Hidden from the naked eye

IMG_E4071 The moment of pupation. Monarch caterpillar transforming into a chrysalis. Image: Su Leslie 2017

Macro photography truly does change the way it’s possible to see the world; focusing in on tiny details unobserved by the naked eye, and saving them as so many pixels on a computer chip.

IMG_E5246 Emerging butterfly. The fully formed Monarch butterfly breaks free. Image: Su Leslie 2017
IMG_E5376 All that remains of the Monarch’s chrysalis stage.. Image: Su Leslie 2017

From the life-cycle of a monarch caterpillar to the fine hairs on a bee’s body, what seemed hidden is revealed.

IMG_E5189 Bee and blossom. Image: Su Leslie 2017

Posted to Hidden | One Word Sunday, hosted by Debbie at Travel with Intent.



Making a feast of the garlic chive flowers. Image: Su Leslie 2018

Last autumn, a large clump of garlic chives in my garden flowered prolifically and proved incredibly popular with the neighbourhood bees.


Bee buffet. Image: Su Leslie 2018

I spent part of one afternoon mesmerised by the sheer number buzzing around the flowers, and trying to capture the scale of the feast with my camera. Photos just don’t do it justice, and I didn’t think to switch to video mode.

Less enjoyable, but no less fascinating, last year I watched a preying mantis make short work of a monarch caterpillar. It really was a bit gruesome, but of course not all of nature’s creatures are as attractive as bees.


Preying mantis devouring Monarch caterpillar. Image: Su Leslie 2017

Or perhaps vegetarianism is easier to watch.

Posted to the RagTag Daily Prompt | feast

DP Photo Challenge: prolific

Prolific. Both the chive flowers themselves, and the bees feasting on their pollen. Shot of seven bees on white garlic chive blossom. Image: Su Leslie, 2018

Prolific. Both the chive flowers themselves, and the bees feasting on their pollen. Image: Su Leslie, 2018

Our local bees seem to really love pollen from the garlic chive flowers. I guess the prolificacy of one encourages that of the other.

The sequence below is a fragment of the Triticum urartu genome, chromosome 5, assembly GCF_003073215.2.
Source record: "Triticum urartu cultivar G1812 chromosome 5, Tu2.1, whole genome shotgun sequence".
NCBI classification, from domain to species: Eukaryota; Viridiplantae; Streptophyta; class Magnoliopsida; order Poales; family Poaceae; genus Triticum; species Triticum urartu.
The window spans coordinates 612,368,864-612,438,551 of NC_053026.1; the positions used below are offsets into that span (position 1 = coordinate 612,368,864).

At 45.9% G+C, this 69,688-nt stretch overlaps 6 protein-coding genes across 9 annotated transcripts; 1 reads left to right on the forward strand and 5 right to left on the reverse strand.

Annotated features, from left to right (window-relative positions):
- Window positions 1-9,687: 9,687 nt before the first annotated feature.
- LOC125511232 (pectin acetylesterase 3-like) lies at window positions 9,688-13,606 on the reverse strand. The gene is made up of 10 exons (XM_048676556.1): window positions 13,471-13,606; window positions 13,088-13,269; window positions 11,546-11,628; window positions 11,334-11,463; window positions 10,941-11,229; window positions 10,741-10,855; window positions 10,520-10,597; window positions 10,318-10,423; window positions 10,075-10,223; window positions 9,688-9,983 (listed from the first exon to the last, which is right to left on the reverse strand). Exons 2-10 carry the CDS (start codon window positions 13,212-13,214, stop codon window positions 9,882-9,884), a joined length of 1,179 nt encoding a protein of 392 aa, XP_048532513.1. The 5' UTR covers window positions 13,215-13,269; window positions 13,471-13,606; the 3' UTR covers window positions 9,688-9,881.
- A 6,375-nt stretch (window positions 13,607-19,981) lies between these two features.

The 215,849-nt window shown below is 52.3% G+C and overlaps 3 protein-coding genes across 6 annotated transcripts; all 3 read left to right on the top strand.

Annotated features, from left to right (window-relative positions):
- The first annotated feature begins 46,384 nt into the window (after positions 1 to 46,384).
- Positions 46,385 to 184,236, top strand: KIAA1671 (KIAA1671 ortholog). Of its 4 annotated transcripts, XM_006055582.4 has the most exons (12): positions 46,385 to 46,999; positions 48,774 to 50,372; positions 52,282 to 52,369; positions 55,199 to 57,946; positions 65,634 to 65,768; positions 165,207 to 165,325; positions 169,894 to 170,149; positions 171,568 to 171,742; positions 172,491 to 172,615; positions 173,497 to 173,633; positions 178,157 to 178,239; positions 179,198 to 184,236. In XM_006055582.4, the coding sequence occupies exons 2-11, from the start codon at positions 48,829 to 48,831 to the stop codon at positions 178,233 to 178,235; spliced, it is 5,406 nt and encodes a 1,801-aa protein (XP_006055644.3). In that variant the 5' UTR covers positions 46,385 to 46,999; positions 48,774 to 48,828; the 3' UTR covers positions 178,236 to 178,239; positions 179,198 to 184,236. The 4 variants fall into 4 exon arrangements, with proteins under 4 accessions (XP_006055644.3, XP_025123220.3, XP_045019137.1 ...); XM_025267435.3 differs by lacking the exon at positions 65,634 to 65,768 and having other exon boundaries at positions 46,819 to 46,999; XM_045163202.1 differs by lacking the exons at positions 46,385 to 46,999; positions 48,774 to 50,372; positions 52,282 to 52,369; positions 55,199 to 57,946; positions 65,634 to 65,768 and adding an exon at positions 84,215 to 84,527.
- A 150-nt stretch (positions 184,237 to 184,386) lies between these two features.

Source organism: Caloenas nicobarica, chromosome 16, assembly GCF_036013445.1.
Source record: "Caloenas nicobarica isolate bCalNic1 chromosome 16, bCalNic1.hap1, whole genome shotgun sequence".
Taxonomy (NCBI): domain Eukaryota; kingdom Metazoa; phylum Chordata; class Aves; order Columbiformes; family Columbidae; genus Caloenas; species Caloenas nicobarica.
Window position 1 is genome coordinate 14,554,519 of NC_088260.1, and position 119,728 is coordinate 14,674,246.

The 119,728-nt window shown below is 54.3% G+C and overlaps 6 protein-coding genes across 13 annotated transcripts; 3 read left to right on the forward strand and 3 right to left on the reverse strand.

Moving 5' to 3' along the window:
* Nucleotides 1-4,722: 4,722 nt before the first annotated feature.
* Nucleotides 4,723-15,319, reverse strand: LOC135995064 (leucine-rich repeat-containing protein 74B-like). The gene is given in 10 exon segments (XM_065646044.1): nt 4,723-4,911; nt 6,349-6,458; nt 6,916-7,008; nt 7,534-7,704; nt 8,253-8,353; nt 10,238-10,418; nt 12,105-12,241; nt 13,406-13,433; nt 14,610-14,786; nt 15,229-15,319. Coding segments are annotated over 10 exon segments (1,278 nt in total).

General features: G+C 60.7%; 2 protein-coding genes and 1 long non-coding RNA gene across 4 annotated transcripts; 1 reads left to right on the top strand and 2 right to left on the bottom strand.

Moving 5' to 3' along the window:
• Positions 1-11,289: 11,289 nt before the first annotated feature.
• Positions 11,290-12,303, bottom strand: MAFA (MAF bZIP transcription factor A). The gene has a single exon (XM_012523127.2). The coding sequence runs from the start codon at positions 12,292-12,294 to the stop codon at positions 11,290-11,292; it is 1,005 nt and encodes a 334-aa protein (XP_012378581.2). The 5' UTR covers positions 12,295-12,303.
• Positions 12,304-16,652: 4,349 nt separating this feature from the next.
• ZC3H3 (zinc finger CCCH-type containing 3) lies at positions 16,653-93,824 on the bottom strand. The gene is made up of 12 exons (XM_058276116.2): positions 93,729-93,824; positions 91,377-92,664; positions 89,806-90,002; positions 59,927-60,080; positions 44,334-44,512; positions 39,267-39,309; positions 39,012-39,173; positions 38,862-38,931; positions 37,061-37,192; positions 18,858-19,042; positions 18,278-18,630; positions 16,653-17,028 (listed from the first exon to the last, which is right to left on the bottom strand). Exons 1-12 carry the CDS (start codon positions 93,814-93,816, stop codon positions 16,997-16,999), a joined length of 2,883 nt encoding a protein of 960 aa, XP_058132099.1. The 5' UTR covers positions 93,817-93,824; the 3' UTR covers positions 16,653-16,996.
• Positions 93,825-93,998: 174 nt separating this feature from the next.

This week the Daily Post Challenge is to interpret prolific. And since it’s Friday, how better to do that than with flowers.

Seven day black & white challenge: day 1

Black and white close-up shot of bee feeding on pollen. Image: Su Leslie, 2017

Hard at work; I know the feeling. Image: Su Leslie, 2017

Both Elsie at Ramblings of a Writer, and Lucile at Sights and Insights invited me to join this challenge, and I offer apologies to both for taking so long to get started.

So here we are.

“Seven days. Seven black and white photos of your life. No people. No explanation. Challenge someone new each day.”

I invite Janet at This, That and the Other Thing to come along if she would like to.


Regular random: five minutes with some lavender, a bee and the hope of new beginnings

Close up shot of bee on lavender stalk. Image: Su Leslie, 2017

Lavender lunch. Image: Su Leslie, 2017

Signs of spring are everywhere this week; from new growth on the fig tree to plum blossom and a huge increase in the number of bees around. This one was very busy enjoying lavender.

The images for this week’s Five Minutes of Random (the #RegularRandom challenge) were all shot at Savage Memorial Park on Bastion Point in Auckland.

Savage Memorial is the burial place and monument to Michael Joseph Savage, New Zealand’s first Labour Prime Minister — and one of the country’s best loved leaders. He died in office in 1940, having led the government that established our country’s welfare state — now largely dismantled by successive neo-liberal governments.

Tomorrow there will be a general election in New Zealand. Growing inequality, increasing poverty, declining child health and the highest youth suicide rate in the developed world are all issues that have come to the fore in this campaign, and there is real hope that by tomorrow evening we may have a new government. One committed to the values of compassion and justice that informed Savage’s Labour government in the 1930s.

Spring is, after all, the season of hope.

Five Minutes of Random (the #RegularRandom challenge) is hosted by Desley Jane at Musings of a Frequently Flying Scientist. 

If you’d like to join in:

  • choose a subject or a scene
  • spend five minutes photographing it – no more!
  • try to see it from many angles, look through something at it, change the light that’s hitting it
  • tag your post #regularrandom and ping back to Desley’s post
  • have fun!